Ask Lonely Planet: Philippines by bus and ferry

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Mt Mayon's symmetrical cone invites energetic climbers. Photo / Supplied
Mt Mayon's symmetrical cone invites energetic climbers. Photo / Supplied

My partner and I have booked eight days in the Philippines to visit the land of his heritage. We would like to go as far south as Leyte and see a few other places. We are on a limited budget and flying in and out of Manila. Can you recommend an itinerary? - Phoebe Anderson

Lonely Planet's Sarah Bennett & Lee Slater write:

Philippine buses come in all shapes and sizes, and are the cheapest way to get around on land. Depots are dotted throughout towns and the countryside, and most buses will stop if waved down. More services run in the morning, particularly in remote areas, although night services are common between Manila and major provincial hubs on Luzon Island. In cities and towns, save a few pesos by hailing tricycles, habal-habal (motorcyle taxis), and kalesa (two-wheeled horse carriages).

Philippines islands are linked by a vast network of ferry routes - generally affordable. There are also budget airlines if you want to save time, if not money.

Budget around NZ$65 to US$125 a person a day. Keep costs down by eating local food and staying in hostels; many offer double rooms.

Lonely Planet's Philippines guidebook is full of information on what to do, where to stay and itineraries. It also has an Understand the Philippines section, with an insight into what makes this spiritually and culturally exuberant country tick.

As a taster, start with two days in Manila, touring historic sights such as Intramuros, and modern Manila as embodied by Makati City. Reserve at least a day for journeying outside Manila to climb moonlike Mt Pinatubo, whose eruption shook the world in 1991. Scenic Tagaytay, which has some of the best restaurants, is a mellower option.

Next, take a night bus (or fly) to the Bicol region in Southeast Luzon. This is the Philippines' adventure capital and has an oceanful of watersports action. Snorkel with whale sharks off Donsol, or stay ashore to climb Mt Mayon.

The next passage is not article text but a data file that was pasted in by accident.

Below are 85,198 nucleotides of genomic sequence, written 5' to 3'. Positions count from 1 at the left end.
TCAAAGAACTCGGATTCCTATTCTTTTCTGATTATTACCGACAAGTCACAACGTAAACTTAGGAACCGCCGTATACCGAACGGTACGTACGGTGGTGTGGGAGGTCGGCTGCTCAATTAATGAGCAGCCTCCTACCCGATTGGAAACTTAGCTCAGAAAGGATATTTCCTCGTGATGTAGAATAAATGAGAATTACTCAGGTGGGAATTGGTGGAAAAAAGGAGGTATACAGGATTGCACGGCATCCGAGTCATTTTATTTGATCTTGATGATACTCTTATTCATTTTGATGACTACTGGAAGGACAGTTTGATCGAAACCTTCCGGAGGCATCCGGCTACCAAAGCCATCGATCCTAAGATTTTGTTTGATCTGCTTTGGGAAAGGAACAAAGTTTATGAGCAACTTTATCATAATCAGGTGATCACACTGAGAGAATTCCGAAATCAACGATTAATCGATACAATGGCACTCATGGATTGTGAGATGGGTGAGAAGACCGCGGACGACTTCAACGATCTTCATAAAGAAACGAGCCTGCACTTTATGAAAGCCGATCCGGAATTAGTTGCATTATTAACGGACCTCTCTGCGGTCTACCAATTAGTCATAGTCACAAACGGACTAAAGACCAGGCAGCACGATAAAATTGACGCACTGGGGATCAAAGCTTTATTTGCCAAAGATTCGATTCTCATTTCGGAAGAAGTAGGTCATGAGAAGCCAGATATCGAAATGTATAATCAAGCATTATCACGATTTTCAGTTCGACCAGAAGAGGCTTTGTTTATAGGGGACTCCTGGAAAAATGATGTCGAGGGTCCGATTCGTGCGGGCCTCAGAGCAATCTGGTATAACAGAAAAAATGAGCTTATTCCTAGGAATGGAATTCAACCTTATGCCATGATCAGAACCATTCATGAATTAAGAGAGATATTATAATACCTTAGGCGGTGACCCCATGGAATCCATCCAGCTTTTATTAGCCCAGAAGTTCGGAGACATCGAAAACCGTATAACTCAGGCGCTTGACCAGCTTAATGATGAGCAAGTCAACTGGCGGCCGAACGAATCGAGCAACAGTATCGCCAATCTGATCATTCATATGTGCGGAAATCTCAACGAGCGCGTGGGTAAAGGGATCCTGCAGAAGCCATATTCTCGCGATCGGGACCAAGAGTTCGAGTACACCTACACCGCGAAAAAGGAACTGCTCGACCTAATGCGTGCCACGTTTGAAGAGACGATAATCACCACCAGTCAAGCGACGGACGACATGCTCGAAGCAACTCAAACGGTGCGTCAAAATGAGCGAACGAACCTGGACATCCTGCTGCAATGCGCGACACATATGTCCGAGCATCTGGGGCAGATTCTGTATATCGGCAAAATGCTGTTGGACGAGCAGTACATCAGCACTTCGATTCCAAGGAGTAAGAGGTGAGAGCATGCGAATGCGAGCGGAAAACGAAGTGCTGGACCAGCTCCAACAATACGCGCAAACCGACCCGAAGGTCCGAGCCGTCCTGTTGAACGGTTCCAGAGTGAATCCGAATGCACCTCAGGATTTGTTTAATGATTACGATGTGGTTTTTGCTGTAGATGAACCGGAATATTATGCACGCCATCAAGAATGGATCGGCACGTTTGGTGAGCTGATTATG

Proceeding south, cross the San Bernadino Strait to the rugged islands of Samar and Leyte in the Eastern Visayas. Along the way, have the spelunking adventure of a lifetime in Catbalogan. Stop in Imelda Marcos' hometown, Tacloban, for decent food and World War Two history at nearby Red Beach. Follow this with a ferry to the Visayas' gritty capital, Cebu City, for modern comforts and nightlife.

My wife and I are planning a road trip in August and September next year, taking in Frankfurt, Czech Republic, Prague, Vienna, Northern Italy and Zermatt in Switzerland. Our trip will be about four weeks. We are unsure of the best route of the Frankfurt-to-Prague portion. Our main interests are villages, scenery, unique towns and cities. Is driving through the Czech Republic similar to other European countries? - Ross

Lonely Planet's Sarah Bennett & Lee Slater write:

If it's unique towns and cities you're after, then going through beautiful Bamberg makes sense. Unesco-listed, it was built by archbishops on seven hills, earning it the sobriquet "Franconian Rome". Be sure to sample the local smoky Rauchbier, an original, unforgettable experience.

Coburg and Bayreuth are also worth visiting, bestowed with an abundance of baroque and rococo architecture. Rosenaus Schloss and Neues Schloss are regional highlights.

The spa town of Karlovy Vary (or Karlsbad) is equally beguiling, and famous for its hot springs. We suggest eschewing the dubious therapeutic treatments to hike in the hills or relax at the many riverside cafes.

You should have no problems driving through the Czech Republic. However, there are requirements to be aware of including the motorway/express road tax, mandatory daytime dipped headlights, and on-the-spot fines up to around NZ$300. For full details see theaa.com; search under "touring tips, country by country".

- NZ Herald

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